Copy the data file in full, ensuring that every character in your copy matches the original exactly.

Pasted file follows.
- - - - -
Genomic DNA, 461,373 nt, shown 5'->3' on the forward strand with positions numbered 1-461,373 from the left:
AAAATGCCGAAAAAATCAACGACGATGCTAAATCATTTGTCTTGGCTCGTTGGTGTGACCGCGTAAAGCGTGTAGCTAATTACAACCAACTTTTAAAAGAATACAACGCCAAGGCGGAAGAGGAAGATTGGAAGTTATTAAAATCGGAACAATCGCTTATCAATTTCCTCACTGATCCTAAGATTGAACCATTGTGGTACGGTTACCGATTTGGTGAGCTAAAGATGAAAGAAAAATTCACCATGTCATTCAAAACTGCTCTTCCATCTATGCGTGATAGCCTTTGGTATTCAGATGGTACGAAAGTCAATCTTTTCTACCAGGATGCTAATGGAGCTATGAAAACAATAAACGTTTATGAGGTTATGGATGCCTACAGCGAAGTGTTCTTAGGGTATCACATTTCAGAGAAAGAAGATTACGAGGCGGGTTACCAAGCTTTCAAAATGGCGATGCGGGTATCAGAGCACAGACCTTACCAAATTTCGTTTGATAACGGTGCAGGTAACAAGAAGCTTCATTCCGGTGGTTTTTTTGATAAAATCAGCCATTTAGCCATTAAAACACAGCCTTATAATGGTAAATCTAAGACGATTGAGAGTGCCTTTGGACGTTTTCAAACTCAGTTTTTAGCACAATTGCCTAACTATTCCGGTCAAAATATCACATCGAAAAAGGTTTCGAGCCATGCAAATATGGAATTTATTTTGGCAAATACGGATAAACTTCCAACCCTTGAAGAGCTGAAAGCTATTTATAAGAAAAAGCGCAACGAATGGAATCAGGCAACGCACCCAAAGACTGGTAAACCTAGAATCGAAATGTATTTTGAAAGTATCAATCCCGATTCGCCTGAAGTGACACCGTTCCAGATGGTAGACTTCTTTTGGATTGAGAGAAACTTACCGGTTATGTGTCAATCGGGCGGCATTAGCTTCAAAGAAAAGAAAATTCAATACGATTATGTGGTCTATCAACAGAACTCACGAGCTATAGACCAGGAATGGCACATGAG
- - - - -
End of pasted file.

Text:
Genomic DNA, 461,373 nt, shown 5'->3' on the forward strand with positions numbered 1-461,373 from the left:
AAAATGCCGAAAAAATCAACGACGATGCTAAATCATTTGTCTTGGCTCGTTGGTGTGACCGCGTAAAGCGTGTAGCTAATTACAACCAACTTTTAAAAGAATACAACGCCAAGGCGGAAGAGGAAGATTGGAAGTTATTAAAATCGGAACAATCGCTTATCAATTTCCTCACTGATCCTAAGATTGAACCATTGTGGTACGGTTACCGATTTGGTGAGCTAAAGATGAAAGAAAAATTCACCATGTCATTCAAAACTGCTCTTCCATCTATGCGTGATAGCCTTTGGTATTCAGATGGTACGAAAGTCAATCTTTTCTACCAGGATGCTAATGGAGCTATGAAAACAATAAACGTTTATGAGGTTATGGATGCCTACAGCGAAGTGTTCTTAGGGTATCACATTTCAGAGAAAGAAGATTACGAGGCGGGTTACCAAGCTTTCAAAATGGCGATGCGGGTATCAGAGCACAGACCTTACCAAATTTCGTTTGATAACGGTGCAGGTAACAAGAAGCTTCATTCCGGTGGTTTTTTTGATAAAATCAGCCATTTAGCCATTAAAACACAGCCTTATAATGGTAAATCTAAGACGATTGAGAGTGCCTTTGGACGTTTTCAAACTCAGTTTTTAGCACAATTGCCTAACTATTCCGGTCAAAATATCACATCGAAAAAGGTTTCGAGCCATGCAAATATGGAATTTATTTTGGCAAATACGGATAAACTTCCAACCCTTGAAGAGCTGAAAGCTATTTATAAGAAAAAGCGCAACGAATGGAATCAGGCAACGCACCCAAAGACTGGTAAACCTAGAATCGAAATGTATTTTGAAAGTATCAATCCCGATTCGCCTGAAGTGACACCGTTCCAGATGGTAGACTTCTTTTGGATTGAGAGAAACTTACCGGTTATGTGTCAATCGGGCGGCATTAGCTTCAAAGAAAAGAAAATTCAATACGATTATGTGGTCTATCAACAGAACTCACGAGCTATAGACCAGGAATGGCACATGAG